The coronavirus variant first discovered in South Africa is able to evade some of the protection of the Pfizer–BioNTech vaccine, according to a new Israeli study, which has not yet been peer-reviewed.
Researchers at Tel Aviv University and Clalit, the largest health-care organization in Israel, examined nearly 400 people who had tested positive for Covid-19 after receiving at least one dose of the vaccine. They compared them to the same number of people who were infected and unvaccinated.
The researchers found the prevalence of the variant from South Africa, known as B.1.351, among patients who received two doses of the vaccine was about eight times higher than those who were unvaccinated. The data, published online over the weekend, suggest the B.1.351 is better able to “break through” the protection of the vaccine than the original strain, the researchers wrote in the study.
“Based on patterns in the general population, we would have expected just one case of the South African variant, but we saw eight,” Professor Adi Stern, who headed the research, told The Times of Israel. “We can say it’s less effective, but more research is needed to establish exactly how much.”
CNBC has reached out to Pfizer for comment on the study.
The new data comes as public health officials grow concerned that highly contagious variants, which studies have shown can reduce the effectiveness of vaccines, could stall the world’s progress on the pandemic.
Last month, CDC Director Dr. Rochelle Walensky issued a dire warning, telling reporters that she worried the United States is facing “impending doom” as variants spread and daily Covid-19 cases begin to rebound once again, threatening to send more people to the hospital.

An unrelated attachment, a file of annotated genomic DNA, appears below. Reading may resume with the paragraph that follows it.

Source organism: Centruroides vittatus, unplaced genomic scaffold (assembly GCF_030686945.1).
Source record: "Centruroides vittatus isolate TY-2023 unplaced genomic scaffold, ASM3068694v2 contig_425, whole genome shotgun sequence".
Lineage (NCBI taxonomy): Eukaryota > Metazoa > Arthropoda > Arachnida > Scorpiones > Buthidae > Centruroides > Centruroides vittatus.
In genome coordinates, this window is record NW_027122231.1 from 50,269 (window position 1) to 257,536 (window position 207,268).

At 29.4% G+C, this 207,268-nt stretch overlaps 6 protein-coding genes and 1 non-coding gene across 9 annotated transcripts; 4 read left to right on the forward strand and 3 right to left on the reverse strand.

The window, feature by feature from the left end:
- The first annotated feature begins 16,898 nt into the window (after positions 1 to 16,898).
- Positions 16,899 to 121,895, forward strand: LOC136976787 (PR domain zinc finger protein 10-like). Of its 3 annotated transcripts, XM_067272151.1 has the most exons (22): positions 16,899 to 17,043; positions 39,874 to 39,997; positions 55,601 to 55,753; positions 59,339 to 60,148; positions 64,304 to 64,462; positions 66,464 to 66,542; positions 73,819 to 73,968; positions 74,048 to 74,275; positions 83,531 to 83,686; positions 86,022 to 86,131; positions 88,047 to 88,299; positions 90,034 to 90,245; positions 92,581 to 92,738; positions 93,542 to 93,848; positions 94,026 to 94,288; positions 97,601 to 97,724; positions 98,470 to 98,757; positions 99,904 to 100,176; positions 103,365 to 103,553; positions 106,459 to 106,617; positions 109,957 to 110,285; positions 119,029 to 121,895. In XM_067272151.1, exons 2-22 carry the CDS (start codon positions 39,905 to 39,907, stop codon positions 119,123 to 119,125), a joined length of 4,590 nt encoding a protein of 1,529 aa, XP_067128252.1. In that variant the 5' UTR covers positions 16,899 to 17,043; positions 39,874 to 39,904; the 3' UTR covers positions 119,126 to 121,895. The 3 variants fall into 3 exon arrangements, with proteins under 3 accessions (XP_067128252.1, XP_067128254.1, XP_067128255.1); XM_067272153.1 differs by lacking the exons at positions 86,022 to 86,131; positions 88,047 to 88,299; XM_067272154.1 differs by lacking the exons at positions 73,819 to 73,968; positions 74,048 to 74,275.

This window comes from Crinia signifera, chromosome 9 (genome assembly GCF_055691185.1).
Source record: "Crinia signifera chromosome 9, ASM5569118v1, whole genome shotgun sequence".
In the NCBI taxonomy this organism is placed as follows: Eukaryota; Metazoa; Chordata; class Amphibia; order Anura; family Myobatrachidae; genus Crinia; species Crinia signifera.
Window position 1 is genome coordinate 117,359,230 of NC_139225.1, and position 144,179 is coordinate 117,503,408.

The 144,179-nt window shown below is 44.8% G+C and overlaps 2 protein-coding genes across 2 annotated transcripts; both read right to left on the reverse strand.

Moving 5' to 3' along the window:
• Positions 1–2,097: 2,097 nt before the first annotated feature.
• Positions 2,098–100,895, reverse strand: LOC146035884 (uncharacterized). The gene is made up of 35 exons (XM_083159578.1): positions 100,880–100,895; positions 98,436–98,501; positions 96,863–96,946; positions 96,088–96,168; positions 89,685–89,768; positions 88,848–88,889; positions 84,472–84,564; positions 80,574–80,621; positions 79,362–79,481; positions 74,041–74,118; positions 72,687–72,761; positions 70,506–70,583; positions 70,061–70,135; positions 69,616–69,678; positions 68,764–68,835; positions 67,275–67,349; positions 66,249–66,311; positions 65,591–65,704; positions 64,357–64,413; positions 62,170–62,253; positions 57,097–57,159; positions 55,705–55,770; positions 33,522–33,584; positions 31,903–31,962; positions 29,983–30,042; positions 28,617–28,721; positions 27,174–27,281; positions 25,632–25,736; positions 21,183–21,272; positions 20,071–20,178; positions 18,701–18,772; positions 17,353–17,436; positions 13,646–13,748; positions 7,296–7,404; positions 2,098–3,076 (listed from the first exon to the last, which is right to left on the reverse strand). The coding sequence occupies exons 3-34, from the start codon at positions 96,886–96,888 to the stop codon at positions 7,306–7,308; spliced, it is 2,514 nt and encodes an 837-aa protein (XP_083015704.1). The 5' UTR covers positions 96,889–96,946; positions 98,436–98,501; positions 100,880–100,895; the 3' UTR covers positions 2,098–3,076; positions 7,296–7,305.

“I’m going to pause here, I’m going to lose the script, and I’m going to reflect on the recurring feeling I have of impending doom,” she said March 29. “We have so much to look forward to, so much promise and potential of where we are and so much reason for hope, but right now I’m scared.”
Israel launched its national vaccination campaign in December prioritizing people 60 and older, health-care workers, and people with comorbid conditions. By February, it was leading the world in vaccinations, inoculating millions of its citizens against the virus.
In January, Pfizer and the Israeli Ministry of Health entered into a collaboration agreement to monitor the real-world impact of its vaccine.
The researchers noted the main caveat of the study was the sample size. B.1.351 only made up about 1% of all Covid-19 cases, they said. B.1.1.7, the variant first identified in the U.K., is more prevalent.
As variants spread, drugmakers said they are testing whether a third dose would offer more protection.
In February, Pfizer and BioNTech said they were testing a third dose of their Covid-19 vaccine to better understand the immune response against new variants of the virus.